Thank you for your comment, HiwayChristian. I can appreciate what you said about a slave becoming a son. Also, you said that God “ordains that we should know what it is to serve without hope of freedom.” Presumably this was to make us that much more thankful when he redeems us. I can appreciate that line of thought as well. You seem to be suggesting that slavery was a passage to spiritual freedom and sonship — a freedom that would be savored all the more because of the hard times we’d been through.
For Israel, that was certainly true. Their period of slavery in Egypt prepared them for eventual deliverance. Individual Christians may also feel that it’s true of them in a metaphorical sense.
However, it was not true for those whose enslavement God commanded in the Old Testament (the subject of this series of posts). As I read the text, slavery is not some sort of evangelism tool by which Israel’s neighbors would emerge as sons of God. They were orphaned, beaten and raped. Not surprisingly, the Bible does not record any of the cities captured per Deuteronomy 20 turning to God after their enslavement. Likewise, the 32,000 virgins captured in Numbers 31 are never heard from again. If evangelism and redemption were God’s goal, don’t you think he would have commanded more humane treatment, or at least recorded the positive results of his program? (Please see my other posts in this series for more on those passages.)
In any case, doesn’t it bother you that God would use such an evil device to reach people (if that’s what you’re suggesting)? I mean, suppose an evangelistic summer camp were caught abusing the children in its charge and they said, “We torture the children who have not yet become Christians so when they come to God they will be that much more thankful.” We would think that they were very sick people, wouldn’t we? For God to ordain the brutal slavery of Israel’s neighbors as part of their path to freedom seems to be to be much the same thing. Don’t you agree?
I’d love to continue the dialog. I do hope you’ll leave more comments.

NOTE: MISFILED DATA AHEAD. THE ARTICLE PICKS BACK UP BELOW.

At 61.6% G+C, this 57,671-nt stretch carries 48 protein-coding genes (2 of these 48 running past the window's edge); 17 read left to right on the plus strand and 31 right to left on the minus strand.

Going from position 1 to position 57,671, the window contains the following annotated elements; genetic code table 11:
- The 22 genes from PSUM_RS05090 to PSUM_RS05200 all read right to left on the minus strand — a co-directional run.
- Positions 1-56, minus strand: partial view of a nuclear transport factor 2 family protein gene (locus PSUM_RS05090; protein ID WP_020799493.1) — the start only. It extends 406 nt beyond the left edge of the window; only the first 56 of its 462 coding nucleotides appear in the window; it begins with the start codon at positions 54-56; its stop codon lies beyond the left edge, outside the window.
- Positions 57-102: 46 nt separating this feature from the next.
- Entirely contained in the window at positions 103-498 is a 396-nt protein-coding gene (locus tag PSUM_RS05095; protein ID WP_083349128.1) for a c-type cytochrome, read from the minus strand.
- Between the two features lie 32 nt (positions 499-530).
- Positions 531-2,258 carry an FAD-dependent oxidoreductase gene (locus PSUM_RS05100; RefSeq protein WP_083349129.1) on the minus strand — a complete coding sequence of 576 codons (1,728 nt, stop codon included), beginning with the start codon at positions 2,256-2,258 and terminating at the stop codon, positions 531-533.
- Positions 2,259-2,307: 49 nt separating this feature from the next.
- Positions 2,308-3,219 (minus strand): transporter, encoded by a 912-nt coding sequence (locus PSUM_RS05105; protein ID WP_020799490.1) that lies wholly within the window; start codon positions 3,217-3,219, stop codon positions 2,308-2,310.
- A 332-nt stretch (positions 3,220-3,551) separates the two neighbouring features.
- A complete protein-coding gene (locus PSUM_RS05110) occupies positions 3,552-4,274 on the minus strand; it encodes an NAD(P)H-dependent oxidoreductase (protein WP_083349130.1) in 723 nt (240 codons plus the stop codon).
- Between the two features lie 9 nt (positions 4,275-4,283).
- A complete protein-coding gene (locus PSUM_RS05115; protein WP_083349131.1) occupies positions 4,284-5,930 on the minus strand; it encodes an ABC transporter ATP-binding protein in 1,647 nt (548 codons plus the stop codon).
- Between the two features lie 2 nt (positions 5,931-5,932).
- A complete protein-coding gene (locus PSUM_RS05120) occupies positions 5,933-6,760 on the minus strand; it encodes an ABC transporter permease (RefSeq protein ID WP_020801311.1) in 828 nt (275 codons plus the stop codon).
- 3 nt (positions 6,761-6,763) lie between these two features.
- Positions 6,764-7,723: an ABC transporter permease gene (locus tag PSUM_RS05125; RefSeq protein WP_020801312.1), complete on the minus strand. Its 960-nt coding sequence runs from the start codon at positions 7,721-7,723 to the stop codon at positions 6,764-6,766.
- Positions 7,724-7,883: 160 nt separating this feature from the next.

I followed you in your reply for a while. Then you drew on “something other” than where my mind had been, to create the first comment. I’ll give this a try:
There is slavery to sin. And in this slavery, perhaps bondage is the most appropriate word to use. In this case we see people bound with unbreakable hooks and restraints. Though there is Someone who is able and willing to release them, until He appears on their behalf, there is no hope for such slavery.
There is a slavery, however, that most resembles what my target thought was. It is a slavery to ignorance, in a manner of speaking. We enter Christianity with a severely limited knowledge of what lies ahead. So we serve as slaves of righteousness as we learn His ways. But there will certainly come a point for the Christian, provided he remains at the feet of the Lord of Life, where we become knowlegable of a far more glorious calling. This place is where we learn that we, as an individual, have become accepted as a son. No longer are we subject to the bondage of religion. We become devoted to the Lord out a love more akin to that of a son to his Righteous Father. In this, the Lord spoke of how a slave does not know his master’s business. But we are to become accepted as sons. Now a son who loves his Father will certainly watch, learn, and adopt the behaviors of the Father he loves so much.
I see what you were lifting up for us to examine. But I find no great benefit in rehashing the tragedy of the lost when speaking of the glorious willingness provoked by the sonship offered by Jesus’ sacrifice. On the other hand, perhaps I missed where you were about to go.
By His Grace.
>> I find no great benefit in rehashing the tragedy of the lost … On the other hand, perhaps I missed where you were about to go.